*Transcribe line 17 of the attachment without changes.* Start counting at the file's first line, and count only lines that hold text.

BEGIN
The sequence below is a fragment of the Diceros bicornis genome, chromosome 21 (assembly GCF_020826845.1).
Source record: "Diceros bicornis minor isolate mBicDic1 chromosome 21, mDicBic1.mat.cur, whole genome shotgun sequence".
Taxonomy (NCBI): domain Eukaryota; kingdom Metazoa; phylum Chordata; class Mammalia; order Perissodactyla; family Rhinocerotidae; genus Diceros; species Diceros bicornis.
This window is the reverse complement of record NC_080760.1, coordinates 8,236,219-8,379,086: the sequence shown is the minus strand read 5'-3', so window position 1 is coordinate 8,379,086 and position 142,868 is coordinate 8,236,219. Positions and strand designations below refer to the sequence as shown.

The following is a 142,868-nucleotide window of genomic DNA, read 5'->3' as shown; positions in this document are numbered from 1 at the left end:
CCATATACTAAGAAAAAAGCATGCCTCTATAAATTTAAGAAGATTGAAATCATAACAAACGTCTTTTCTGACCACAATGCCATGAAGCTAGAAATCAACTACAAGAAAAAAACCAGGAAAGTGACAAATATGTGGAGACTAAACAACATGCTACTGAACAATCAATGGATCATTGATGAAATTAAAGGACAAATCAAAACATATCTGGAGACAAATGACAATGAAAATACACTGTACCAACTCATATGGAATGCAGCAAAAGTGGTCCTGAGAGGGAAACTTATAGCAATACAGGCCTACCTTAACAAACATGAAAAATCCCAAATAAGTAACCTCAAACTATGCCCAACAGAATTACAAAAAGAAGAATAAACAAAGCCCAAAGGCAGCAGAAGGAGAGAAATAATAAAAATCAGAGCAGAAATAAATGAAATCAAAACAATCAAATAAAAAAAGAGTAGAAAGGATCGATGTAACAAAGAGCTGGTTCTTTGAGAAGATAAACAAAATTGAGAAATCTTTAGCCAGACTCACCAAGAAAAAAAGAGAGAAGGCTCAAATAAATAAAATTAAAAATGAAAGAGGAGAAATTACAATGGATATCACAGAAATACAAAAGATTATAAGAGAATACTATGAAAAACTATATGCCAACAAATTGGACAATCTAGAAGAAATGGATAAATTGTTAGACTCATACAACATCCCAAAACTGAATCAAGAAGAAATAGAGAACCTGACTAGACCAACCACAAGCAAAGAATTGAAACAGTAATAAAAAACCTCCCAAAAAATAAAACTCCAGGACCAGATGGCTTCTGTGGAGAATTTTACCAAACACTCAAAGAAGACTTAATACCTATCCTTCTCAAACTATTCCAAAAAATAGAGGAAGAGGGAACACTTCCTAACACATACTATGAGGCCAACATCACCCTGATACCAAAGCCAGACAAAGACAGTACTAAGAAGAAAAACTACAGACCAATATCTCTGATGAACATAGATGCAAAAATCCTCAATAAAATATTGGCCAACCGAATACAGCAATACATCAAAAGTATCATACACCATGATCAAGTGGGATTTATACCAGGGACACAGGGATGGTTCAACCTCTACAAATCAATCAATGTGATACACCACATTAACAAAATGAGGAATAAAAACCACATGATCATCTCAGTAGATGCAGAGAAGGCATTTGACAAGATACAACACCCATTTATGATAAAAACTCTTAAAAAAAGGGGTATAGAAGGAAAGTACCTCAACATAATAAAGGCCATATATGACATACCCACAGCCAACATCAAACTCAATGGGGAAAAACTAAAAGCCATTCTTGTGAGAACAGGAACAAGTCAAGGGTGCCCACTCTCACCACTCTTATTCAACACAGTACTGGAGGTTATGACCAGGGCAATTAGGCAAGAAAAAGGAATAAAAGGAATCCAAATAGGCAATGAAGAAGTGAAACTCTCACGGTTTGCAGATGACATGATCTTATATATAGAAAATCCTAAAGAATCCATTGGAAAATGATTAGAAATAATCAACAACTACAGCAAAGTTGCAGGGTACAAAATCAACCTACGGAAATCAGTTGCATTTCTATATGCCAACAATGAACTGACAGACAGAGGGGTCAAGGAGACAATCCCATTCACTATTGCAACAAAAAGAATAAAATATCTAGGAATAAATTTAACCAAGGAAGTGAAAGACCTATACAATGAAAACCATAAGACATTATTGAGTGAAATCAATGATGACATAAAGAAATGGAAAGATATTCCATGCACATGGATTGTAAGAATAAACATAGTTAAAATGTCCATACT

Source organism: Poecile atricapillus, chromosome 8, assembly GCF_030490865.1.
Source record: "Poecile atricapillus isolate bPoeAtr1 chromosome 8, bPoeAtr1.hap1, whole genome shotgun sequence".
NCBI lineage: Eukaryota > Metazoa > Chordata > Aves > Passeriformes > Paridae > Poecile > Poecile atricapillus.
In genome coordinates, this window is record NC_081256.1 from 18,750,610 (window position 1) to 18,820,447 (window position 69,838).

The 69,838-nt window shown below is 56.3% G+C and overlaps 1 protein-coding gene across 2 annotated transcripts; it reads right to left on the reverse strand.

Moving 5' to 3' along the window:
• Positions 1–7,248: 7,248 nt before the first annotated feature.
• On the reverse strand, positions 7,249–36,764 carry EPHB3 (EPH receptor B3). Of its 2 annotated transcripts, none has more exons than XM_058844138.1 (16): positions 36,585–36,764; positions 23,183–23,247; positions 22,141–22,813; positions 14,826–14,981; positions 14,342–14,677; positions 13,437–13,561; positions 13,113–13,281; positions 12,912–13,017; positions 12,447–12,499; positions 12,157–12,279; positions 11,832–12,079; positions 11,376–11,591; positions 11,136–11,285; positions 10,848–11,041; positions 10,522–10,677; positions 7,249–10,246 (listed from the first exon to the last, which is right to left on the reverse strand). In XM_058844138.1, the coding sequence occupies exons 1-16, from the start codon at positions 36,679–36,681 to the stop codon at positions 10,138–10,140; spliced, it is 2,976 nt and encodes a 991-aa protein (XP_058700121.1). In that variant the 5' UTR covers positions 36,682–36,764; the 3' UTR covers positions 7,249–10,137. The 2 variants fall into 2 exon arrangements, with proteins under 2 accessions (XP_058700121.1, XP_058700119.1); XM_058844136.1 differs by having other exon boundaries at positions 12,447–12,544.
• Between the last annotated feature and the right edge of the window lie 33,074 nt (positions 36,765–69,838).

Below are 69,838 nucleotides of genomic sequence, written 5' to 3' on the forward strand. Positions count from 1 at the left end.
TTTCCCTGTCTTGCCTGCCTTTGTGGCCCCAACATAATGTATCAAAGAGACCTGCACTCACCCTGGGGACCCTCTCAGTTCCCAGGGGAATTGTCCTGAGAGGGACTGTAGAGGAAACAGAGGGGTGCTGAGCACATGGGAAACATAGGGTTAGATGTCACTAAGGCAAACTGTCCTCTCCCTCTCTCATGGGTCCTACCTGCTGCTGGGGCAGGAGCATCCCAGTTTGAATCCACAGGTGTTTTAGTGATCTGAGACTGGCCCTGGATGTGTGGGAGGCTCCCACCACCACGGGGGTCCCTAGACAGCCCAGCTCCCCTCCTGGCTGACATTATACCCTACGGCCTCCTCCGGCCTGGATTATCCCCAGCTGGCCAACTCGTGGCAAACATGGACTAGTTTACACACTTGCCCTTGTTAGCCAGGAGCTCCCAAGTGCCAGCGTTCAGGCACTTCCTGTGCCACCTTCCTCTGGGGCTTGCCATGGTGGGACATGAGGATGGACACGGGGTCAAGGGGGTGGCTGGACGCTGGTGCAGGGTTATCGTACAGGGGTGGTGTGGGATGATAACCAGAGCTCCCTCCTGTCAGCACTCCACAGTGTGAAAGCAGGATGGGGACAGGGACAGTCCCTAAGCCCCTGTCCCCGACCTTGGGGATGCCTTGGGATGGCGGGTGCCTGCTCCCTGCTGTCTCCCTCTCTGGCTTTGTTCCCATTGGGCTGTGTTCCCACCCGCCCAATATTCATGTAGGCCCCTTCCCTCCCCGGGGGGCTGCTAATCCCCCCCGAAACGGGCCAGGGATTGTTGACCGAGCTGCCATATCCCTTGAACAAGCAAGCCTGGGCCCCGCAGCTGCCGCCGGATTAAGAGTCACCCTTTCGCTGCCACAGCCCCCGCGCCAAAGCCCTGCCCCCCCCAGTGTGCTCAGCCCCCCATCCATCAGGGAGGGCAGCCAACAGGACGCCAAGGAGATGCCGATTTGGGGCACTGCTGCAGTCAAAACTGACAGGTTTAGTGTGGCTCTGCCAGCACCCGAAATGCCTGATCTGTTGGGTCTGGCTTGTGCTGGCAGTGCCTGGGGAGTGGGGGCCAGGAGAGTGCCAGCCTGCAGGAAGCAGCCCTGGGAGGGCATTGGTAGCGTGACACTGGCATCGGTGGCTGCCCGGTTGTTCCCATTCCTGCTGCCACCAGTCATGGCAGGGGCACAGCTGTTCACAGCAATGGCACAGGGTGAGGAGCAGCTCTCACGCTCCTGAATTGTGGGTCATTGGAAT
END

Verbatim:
TTTCCCTGTCTTGCCTGCCTTTGTGGCCCCAACATAATGTATCAAAGAGACCTGCACTCACCCTGGGGACCCTCTCAGTTCCCAGGGGAATTGTCCTGAGAGGGACTGTAGAGGAAACAGAGGGGTGCTGAGCACATGGGAAACATAGGGTTAGATGTCACTAAGGCAAACTGTCCTCTCCCTCTCTCATGGGTCCTACCTGCTGCTGGGGCAGGAGCATCCCAGTTTGAATCCACAGGTGTTTTAGTGATCTGAGACTGGCCCTGGATGTGTGGGAGGCTCCCACCACCACGGGGGTCCCTAGACAGCCCAGCTCCCCTCCTGGCTGACATTATACCCTACGGCCTCCTCCGGCCTGGATTATCCCCAGCTGGCCAACTCGTGGCAAACATGGACTAGTTTACACACTTGCCCTTGTTAGCCAGGAGCTCCCAAGTGCCAGCGTTCAGGCACTTCCTGTGCCACCTTCCTCTGGGGCTTGCCATGGTGGGACATGAGGATGGACACGGGGTCAAGGGGGTGGCTGGACGCTGGTGCAGGGTTATCGTACAGGGGTGGTGTGGGATGATAACCAGAGCTCCCTCCTGTCAGCACTCCACAGTGTGAAAGCAGGATGGGGACAGGGACAGTCCCTAAGCCCCTGTCCCCGACCTTGGGGATGCCTTGGGATGGCGGGTGCCTGCTCCCTGCTGTCTCCCTCTCTGGCTTTGTTCCCATTGGGCTGTGTTCCCACCCGCCCAATATTCATGTAGGCCCCTTCCCTCCCCGGGGGGCTGCTAATCCCCCCCGAAACGGGCCAGGGATTGTTGACCGAGCTGCCATATCCCTTGAACAAGCAAGCCTGGGCCCCGCAGCTGCCGCCGGATTAAGAGTCACCCTTTCGCTGCCACAGCCCCCGCGCCAAAGCCCTGCCCCCCCCAGTGTGCTCAGCCCCCCATCCATCAGGGAGGGCAGCCAACAGGACGCCAAGGAGATGCCGATTTGGGGCACTGCTGCAGTCAAAACTGACAGGTTTAGTGTGGCTCTGCCAGCACCCGAAATGCCTGATCTGTTGGGTCTGGCTTGTGCTGGCAGTGCCTGGGGAGTGGGGGCCAGGAGAGTGCCAGCCTGCAGGAAGCAGCCCTGGGAGGGCATTGGTAGCGTGACACTGGCATCGGTGGCTGCCCGGTTGTTCCCATTCCTGCTGCCACCAGTCATGGCAGGGGCACAGCTGTTCACAGCAATGGCACAGGGTGAGGAGCAGCTCTCACGCTCCTGAATTGTGGGTCATTGGAAT